Amidst Robinhood’s planned service changes, a tension between growth and safety


Image Credits: Nigel Sussman (opens in a new window)

Robinhood’s growth as an ultra low-cost way to invest has shaken up fintech.

Fueled by hundreds of millions of external cash, the no-fee trading platform has forced domestic competitors to slash their fees, spawned international competition, and, in the eyes of some, helped propel the recent equities boom.

The company’s success in driving growth has led to surging revenues. As The Block recently reported, some Robinhood filings (here and here) show that the company earned “nearly $100 million in fees for stock and options order flow” in Q1 2020. For context, the same part of Robinhood’s business was reported to have generated $69 million in revenue during all of 2018.

For a startup valued north of $8 billion, Robinhood’s investors are betting that it will quickly scale as a business, something the famous unicorn appears to be doing in recent quarters and years.

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However, the same filings show that Robinhood’s incomes from payment for order flow — what Investopedia defines as “compensation and benefit a brokerage firm receives for directing orders to different parties for trade execution” — come more from options trading than they do the buying and selling of stocks in the manner that you might be more familiar with. (Robinhood makes money in a number of ways, including “income generated from cash,” its subscription service and other methods.)

Indeed, when TechCrunch first reviewed the filings that broke down how much income Robinhood earns from different types of order flow, we noted that the company generated comparatively large sums from options when contrasted to what the company could extract from more pedestrian equity orders. But the fact didn’t stand out too much at the time; the company has several trading varietals, so who cares which ones bring in more revenue?

It didn’t matter until the company’s user base recorded a tragedy after a 20-year-old user died by suicide after the Robinhood app showed them a balance to the tune of negative $730,000. It turns out the balance wasn’t really a debt, but apparently a midtrade options UI quirk.

The episode lit up the media, snagging coverage in publications far and wide.


To its credit, Robinhood didn’t shy away from the issue, instead talking publicly about what happened and what it was going to change to prevent something similar from happening again.

The firm detailed a few upgrades to its service, which we’ll quote here:

  1. Eligibility: We are considering additional criteria and education for customers seeking level 3 options authorization to help ensure customers understand more sophisticated options trading.

  2. Educational resources: We are expanding our educational content related to options trading. We have added information on early options assignments to our help center and we will be hiring an Options Education Specialist to further enhance education related to our options offering.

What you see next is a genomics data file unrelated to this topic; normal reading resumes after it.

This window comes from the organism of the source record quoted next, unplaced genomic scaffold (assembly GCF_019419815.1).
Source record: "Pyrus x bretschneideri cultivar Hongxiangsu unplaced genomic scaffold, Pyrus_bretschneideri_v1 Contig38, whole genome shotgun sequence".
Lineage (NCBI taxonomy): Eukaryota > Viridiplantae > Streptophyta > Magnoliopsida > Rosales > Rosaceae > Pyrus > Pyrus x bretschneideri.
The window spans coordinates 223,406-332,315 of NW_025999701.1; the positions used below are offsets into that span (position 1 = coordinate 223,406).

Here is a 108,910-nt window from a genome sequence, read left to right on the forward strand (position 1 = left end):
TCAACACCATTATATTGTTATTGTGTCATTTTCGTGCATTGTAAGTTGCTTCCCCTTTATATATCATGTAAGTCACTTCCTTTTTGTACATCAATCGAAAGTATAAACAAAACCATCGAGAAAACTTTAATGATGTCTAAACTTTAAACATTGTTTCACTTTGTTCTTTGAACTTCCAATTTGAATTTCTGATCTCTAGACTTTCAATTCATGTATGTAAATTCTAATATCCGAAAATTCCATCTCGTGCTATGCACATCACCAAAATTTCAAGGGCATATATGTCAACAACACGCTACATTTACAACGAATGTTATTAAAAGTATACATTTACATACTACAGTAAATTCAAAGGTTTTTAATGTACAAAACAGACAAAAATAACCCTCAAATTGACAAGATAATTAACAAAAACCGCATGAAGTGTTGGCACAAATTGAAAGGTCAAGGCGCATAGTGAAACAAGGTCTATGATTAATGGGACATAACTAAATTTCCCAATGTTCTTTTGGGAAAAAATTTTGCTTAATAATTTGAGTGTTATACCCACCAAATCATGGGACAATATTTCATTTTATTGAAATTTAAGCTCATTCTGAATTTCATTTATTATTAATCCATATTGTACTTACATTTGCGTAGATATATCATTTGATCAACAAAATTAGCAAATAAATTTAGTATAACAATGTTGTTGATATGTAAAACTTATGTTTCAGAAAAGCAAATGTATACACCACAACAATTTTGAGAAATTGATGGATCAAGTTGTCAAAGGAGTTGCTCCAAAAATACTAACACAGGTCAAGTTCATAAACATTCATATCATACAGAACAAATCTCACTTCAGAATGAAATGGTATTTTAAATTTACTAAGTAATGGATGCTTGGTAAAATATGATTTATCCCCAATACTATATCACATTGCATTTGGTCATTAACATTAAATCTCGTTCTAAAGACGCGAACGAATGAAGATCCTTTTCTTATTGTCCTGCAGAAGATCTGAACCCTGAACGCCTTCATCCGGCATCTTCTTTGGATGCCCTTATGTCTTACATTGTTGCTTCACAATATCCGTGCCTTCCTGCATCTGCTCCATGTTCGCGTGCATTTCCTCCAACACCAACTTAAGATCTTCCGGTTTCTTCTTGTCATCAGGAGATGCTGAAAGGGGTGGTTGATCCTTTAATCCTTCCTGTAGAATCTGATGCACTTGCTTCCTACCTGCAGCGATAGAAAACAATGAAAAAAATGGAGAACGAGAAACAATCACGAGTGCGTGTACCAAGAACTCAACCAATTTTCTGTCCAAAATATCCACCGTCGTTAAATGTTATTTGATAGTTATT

3. User Interface: In the near term, we are rolling out improvements to in-app messages and emails we send customers about their multi-leg options spreads. We are also adding detail to the in-app history page to help users understand the mechanics of early options assignments. We are also working on changes to our user interface, including the way buying power is displayed. These changes will take a bit of time to roll out, but our teams are hard at work.

The latter two efforts are common sense, and obvious in a clear and good way; do them, in other words.

The first proposed changed is trickier. If Robinhood makes it more difficult to access options trading, fewer users may utilize it. That could limit the company’s ability to grow an important revenue stream, putting user safety in something close to opposition with business growth.

The company declined to comment on the balance in an email exchange with TechCrunch.


Robinhood is not the only provider of low-cost options trading; OptionsAI is in the space, as is Webull. We might even anticipate more competitors in the future given how lucrative selling options trading order flow can be.

Let’s look at the data. You can see how much Robinhood earned from payment for options order flow in March 2020 here:

Image Credits: Robinhood via SEC filing

Contrast the numbers to, say, payment for S&P 500 stock order flow from the same month:

Image Credits: Robinhood via SEC filing

There’s a business advantage in allowing users to trade options as opposed to merely facilitating the buying and selling of regular shares, as there’s lots of money to be made in them for firms that execute the trades. It will be fascinating to see how Robinhood balances its need to grow revenue to meet investor expectations and keep customers safe.

When it comes to younger, quickly growing companies, I’m inclined to let them make mistakes and fix things before getting too vexed. So, I’m not here to excoriate Robinhood so long as the company follows through with its pledge to make its platform safer, especially for younger, less sophisticated traders.

If it doesn’t do a good job of that, we’ll have ample reason to criticize the firm.

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